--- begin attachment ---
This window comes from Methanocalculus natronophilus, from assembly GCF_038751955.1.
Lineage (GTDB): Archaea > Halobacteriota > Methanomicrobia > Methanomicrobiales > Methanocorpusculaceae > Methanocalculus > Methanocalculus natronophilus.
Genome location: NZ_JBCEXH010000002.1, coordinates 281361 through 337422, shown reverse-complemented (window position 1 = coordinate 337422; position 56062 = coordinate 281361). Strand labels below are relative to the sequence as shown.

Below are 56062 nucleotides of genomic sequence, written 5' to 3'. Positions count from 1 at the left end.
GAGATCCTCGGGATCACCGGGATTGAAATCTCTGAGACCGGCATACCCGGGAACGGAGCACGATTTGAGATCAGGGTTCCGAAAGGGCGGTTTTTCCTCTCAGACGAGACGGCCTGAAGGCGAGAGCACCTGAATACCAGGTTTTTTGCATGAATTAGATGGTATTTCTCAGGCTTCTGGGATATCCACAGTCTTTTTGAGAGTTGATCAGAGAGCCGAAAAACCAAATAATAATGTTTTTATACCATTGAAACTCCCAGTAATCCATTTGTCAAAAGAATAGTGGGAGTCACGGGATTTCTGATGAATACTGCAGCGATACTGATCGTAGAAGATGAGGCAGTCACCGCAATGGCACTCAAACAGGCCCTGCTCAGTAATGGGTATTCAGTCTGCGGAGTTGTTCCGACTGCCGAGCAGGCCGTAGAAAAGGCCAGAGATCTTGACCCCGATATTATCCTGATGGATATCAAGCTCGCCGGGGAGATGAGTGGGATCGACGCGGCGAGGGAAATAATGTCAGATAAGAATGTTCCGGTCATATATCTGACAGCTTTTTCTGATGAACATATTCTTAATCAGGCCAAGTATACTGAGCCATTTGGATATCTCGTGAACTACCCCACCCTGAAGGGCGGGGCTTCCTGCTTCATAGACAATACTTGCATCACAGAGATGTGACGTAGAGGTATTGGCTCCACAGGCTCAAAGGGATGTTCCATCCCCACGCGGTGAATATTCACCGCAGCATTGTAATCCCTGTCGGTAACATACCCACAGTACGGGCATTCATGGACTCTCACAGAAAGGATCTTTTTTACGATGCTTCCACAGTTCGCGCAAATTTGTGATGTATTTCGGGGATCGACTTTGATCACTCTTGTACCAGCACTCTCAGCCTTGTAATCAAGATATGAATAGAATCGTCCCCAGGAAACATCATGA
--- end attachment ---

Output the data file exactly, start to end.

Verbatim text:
This window comes from Methanocalculus natronophilus, from assembly GCF_038751955.1.
Lineage (GTDB): Archaea > Halobacteriota > Methanomicrobia > Methanomicrobiales > Methanocorpusculaceae > Methanocalculus > Methanocalculus natronophilus.
Genome location: NZ_JBCEXH010000002.1, coordinates 281361 through 337422, shown reverse-complemented (window position 1 = coordinate 337422; position 56062 = coordinate 281361). Strand labels below are relative to the sequence as shown.

Below are 56062 nucleotides of genomic sequence, written 5' to 3'. Positions count from 1 at the left end.
GAGATCCTCGGGATCACCGGGATTGAAATCTCTGAGACCGGCATACCCGGGAACGGAGCACGATTTGAGATCAGGGTTCCGAAAGGGCGGTTTTTCCTCTCAGACGAGACGGCCTGAAGGCGAGAGCACCTGAATACCAGGTTTTTTGCATGAATTAGATGGTATTTCTCAGGCTTCTGGGATATCCACAGTCTTTTTGAGAGTTGATCAGAGAGCCGAAAAACCAAATAATAATGTTTTTATACCATTGAAACTCCCAGTAATCCATTTGTCAAAAGAATAGTGGGAGTCACGGGATTTCTGATGAATACTGCAGCGATACTGATCGTAGAAGATGAGGCAGTCACCGCAATGGCACTCAAACAGGCCCTGCTCAGTAATGGGTATTCAGTCTGCGGAGTTGTTCCGACTGCCGAGCAGGCCGTAGAAAAGGCCAGAGATCTTGACCCCGATATTATCCTGATGGATATCAAGCTCGCCGGGGAGATGAGTGGGATCGACGCGGCGAGGGAAATAATGTCAGATAAGAATGTTCCGGTCATATATCTGACAGCTTTTTCTGATGAACATATTCTTAATCAGGCCAAGTATACTGAGCCATTTGGATATCTCGTGAACTACCCCACCCTGAAGGGCGGGGCTTCCTGCTTCATAGACAATACTTGCATCACAGAGATGTGACGTAGAGGTATTGGCTCCACAGGCTCAAAGGGATGTTCCATCCCCACGCGGTGAATATTCACCGCAGCATTGTAATCCCTGTCGGTAACATACCCACAGTACGGGCATTCATGGACTCTCACAGAAAGGATCTTTTTTACGATGCTTCCACAGTTCGCGCAAATTTGTGATGTATTTCGGGGATCGACTTTGATCACTCTTGTACCAGCACTCTCAGCCTTGTAATCAAGATATGAATAGAATCGTCCCCAGGAAACATCATGA